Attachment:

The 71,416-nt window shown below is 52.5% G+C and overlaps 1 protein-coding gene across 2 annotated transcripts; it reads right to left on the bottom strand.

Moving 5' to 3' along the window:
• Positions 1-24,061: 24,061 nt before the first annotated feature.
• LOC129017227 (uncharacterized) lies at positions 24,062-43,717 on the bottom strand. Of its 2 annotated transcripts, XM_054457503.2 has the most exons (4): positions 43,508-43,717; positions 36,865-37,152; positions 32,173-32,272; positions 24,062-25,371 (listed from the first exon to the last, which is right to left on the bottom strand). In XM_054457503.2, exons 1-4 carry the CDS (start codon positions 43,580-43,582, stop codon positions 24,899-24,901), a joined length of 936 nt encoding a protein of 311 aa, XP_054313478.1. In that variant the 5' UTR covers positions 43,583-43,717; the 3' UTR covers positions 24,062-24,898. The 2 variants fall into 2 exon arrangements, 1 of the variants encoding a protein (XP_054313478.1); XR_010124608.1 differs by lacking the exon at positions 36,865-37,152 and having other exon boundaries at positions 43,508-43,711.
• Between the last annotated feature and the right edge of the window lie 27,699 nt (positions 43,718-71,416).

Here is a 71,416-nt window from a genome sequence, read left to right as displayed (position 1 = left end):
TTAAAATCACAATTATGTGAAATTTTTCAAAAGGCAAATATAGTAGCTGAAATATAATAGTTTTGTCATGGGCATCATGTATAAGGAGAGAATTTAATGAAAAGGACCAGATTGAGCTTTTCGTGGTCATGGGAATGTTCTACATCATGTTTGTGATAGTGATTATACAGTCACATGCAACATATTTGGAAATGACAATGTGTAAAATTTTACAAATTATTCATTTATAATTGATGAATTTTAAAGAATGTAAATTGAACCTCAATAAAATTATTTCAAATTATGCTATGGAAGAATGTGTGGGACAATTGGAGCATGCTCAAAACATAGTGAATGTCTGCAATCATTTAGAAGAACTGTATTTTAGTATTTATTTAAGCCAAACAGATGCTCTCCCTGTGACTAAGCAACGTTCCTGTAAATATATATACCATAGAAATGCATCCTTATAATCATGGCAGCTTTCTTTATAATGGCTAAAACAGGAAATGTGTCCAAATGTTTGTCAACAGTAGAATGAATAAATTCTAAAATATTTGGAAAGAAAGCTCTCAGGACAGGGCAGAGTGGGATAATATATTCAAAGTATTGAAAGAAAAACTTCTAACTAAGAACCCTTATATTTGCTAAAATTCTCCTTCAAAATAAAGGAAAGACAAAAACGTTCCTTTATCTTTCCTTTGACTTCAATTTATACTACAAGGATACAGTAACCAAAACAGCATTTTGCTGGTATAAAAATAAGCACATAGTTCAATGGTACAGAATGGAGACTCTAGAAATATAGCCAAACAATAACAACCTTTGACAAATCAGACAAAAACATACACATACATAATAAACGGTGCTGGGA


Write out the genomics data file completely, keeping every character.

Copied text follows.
The 71,416-nt window shown below is 52.5% G+C and overlaps 1 protein-coding gene across 2 annotated transcripts; it reads right to left on the bottom strand.

Moving 5' to 3' along the window:
• Positions 1-24,061: 24,061 nt before the first annotated feature.
• LOC129017227 (uncharacterized) lies at positions 24,062-43,717 on the bottom strand. Of its 2 annotated transcripts, XM_054457503.2 has the most exons (4): positions 43,508-43,717; positions 36,865-37,152; positions 32,173-32,272; positions 24,062-25,371 (listed from the first exon to the last, which is right to left on the bottom strand). In XM_054457503.2, exons 1-4 carry the CDS (start codon positions 43,580-43,582, stop codon positions 24,899-24,901), a joined length of 936 nt encoding a protein of 311 aa, XP_054313478.1. In that variant the 5' UTR covers positions 43,583-43,717; the 3' UTR covers positions 24,062-24,898. The 2 variants fall into 2 exon arrangements, 1 of the variants encoding a protein (XP_054313478.1); XR_010124608.1 differs by lacking the exon at positions 36,865-37,152 and having other exon boundaries at positions 43,508-43,711.
• Between the last annotated feature and the right edge of the window lie 27,699 nt (positions 43,718-71,416).

Here is a 71,416-nt window from a genome sequence, read left to right as displayed (position 1 = left end):
TTAAAATCACAATTATGTGAAATTTTTCAAAAGGCAAATATAGTAGCTGAAATATAATAGTTTTGTCATGGGCATCATGTATAAGGAGAGAATTTAATGAAAAGGACCAGATTGAGCTTTTCGTGGTCATGGGAATGTTCTACATCATGTTTGTGATAGTGATTATACAGTCACATGCAACATATTTGGAAATGACAATGTGTAAAATTTTACAAATTATTCATTTATAATTGATGAATTTTAAAGAATGTAAATTGAACCTCAATAAAATTATTTCAAATTATGCTATGGAAGAATGTGTGGGACAATTGGAGCATGCTCAAAACATAGTGAATGTCTGCAATCATTTAGAAGAACTGTATTTTAGTATTTATTTAAGCCAAACAGATGCTCTCCCTGTGACTAAGCAACGTTCCTGTAAATATATATACCATAGAAATGCATCCTTATAATCATGGCAGCTTTCTTTATAATGGCTAAAACAGGAAATGTGTCCAAATGTTTGTCAACAGTAGAATGAATAAATTCTAAAATATTTGGAAAGAAAGCTCTCAGGACAGGGCAGAGTGGGATAATATATTCAAAGTATTGAAAGAAAAACTTCTAACTAAGAACCCTTATATTTGCTAAAATTCTCCTTCAAAATAAAGGAAAGACAAAAACGTTCCTTTATCTTTCCTTTGACTTCAATTTATACTACAAGGATACAGTAACCAAAACAGCATTTTGCTGGTATAAAAATAAGCACATAGTTCAATGGTACAGAATGGAGACTCTAGAAATATAGCCAAACAATAACAACCTTTGACAAATCAGACAAAAACATACACATACATAATAAACGGTGCTGGGA